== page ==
As reported by The Information earlier, Verizon was purportedly planning to create a new coalition of wireless service carriers and phone manufacturers in order to launch an app store that would challenge Google's Play Store, according to to unnamed sources. But just recently, Debi Lewis, a spokesperson for the carrier, made it clear that Verizon has no plans to do just that.
According to The Information report, Verizon has allegedly reached out to other carriers as well as to original equipment manufacturers (OEMs) of mobile devices to talk about introducing an app store to rival that of Google's. Once launched, this new store will supposedly let app developers exploit functionality associated with specific networks, promote their own app creations via the store, and provide users with helpful first-hand information, especially with regards to choosing which app to use for specific purposes.
The storefront was to be used for handsets that run on Android, widely considered today as the world;s most popular operating system used in mobile devices. Of the smartphones sold in the second quarter of this year, a staggering 84.7% of the total number are Android devices. Bearing that in mind, it's plain to see that Google really does enjoy a huge role in the mobile industry, plus the added revenues it generates each time a user buys from its Play Store.
Verizon clearly wants to change that model, that is if the aforementioned report holds true. As stated in The Information story, Verizon aims to break up the dominance of Apple and Google when it comes to the distribution of apps. The two mobile giants currently combine to take more than 96% of the smartphone operating system market as of the last quarter. As Verizon sees it, there's a need to balance the playing field, where consumers and developers get more choices other than those offered by the Big Two of mobile operating systems. In the current setting, app stores can make it difficult for developers to attract attention for their creations.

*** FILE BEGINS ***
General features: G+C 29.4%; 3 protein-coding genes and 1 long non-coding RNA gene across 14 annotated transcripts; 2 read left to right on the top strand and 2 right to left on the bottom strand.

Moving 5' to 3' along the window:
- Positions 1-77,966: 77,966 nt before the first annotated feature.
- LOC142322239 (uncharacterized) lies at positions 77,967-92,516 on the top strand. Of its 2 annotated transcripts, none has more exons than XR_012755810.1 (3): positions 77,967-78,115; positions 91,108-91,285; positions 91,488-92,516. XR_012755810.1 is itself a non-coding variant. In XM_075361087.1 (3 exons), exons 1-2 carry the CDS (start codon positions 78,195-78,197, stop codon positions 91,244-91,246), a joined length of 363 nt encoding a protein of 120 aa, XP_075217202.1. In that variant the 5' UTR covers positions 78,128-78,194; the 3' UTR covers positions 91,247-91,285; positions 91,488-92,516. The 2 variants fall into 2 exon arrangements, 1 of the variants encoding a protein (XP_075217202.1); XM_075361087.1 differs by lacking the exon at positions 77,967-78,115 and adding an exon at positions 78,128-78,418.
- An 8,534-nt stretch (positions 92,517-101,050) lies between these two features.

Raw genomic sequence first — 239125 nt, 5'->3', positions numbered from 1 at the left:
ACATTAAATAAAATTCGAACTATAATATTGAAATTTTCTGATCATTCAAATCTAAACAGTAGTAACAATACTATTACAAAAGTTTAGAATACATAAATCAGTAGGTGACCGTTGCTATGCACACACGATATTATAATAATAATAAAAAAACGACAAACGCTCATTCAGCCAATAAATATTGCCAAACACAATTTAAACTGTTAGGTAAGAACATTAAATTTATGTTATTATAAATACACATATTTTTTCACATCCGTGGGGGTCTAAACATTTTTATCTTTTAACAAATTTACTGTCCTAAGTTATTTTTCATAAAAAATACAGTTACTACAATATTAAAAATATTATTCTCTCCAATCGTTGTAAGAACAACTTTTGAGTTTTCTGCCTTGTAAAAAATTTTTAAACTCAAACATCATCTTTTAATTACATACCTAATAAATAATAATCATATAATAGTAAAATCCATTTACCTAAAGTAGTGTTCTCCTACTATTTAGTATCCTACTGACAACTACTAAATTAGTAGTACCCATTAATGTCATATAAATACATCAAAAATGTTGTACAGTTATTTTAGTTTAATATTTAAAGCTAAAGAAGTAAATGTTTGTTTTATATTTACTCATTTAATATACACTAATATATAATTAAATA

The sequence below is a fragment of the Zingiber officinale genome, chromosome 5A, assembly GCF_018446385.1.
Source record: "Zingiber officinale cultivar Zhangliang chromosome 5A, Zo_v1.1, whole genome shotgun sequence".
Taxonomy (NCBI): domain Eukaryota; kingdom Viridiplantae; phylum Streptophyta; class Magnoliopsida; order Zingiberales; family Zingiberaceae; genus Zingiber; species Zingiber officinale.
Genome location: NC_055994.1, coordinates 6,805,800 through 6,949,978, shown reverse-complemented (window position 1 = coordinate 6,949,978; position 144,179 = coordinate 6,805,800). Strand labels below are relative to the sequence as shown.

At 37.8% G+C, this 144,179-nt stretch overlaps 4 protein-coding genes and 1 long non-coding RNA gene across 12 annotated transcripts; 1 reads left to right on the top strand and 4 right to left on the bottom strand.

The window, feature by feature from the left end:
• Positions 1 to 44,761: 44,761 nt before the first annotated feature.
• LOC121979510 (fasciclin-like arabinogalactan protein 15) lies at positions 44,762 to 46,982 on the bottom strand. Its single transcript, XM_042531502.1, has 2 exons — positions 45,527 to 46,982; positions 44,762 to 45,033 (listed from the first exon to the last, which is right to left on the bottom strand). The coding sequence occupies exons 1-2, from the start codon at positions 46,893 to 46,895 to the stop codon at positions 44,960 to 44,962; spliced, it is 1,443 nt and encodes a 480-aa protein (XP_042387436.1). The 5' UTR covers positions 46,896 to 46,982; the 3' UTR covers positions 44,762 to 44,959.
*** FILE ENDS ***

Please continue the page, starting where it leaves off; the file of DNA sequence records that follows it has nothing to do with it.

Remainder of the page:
But with Verizon's new store, the carrier would devise a system that would proactively suggest apps to customers based on certain criteria like location, time of day, or user activity. Carriers, for their part, can offer incentives to developers so that apps (or information about them) can be made available easily and quickly to the users.
The report further said that over the past several months, Google has lowered the percentage of Google Play revenues it gives to carriers and phone makers from 25% to 15%. It used to keep 5%, but now it's gone up to 15%. Meanwhile, Apple earned about $4 billion over the past twelve months from its 30% cut on App Store sales (Google took in $2 billion before giving carriers and phone makers their shares). As the number of Android users continues to grow, carriers and phone makers express fear that Google may decide to keep more of the earnings.
Despite Verizon's statement effectively denying The Information report, Amir Efrati, the author of the article, is standing by his report.
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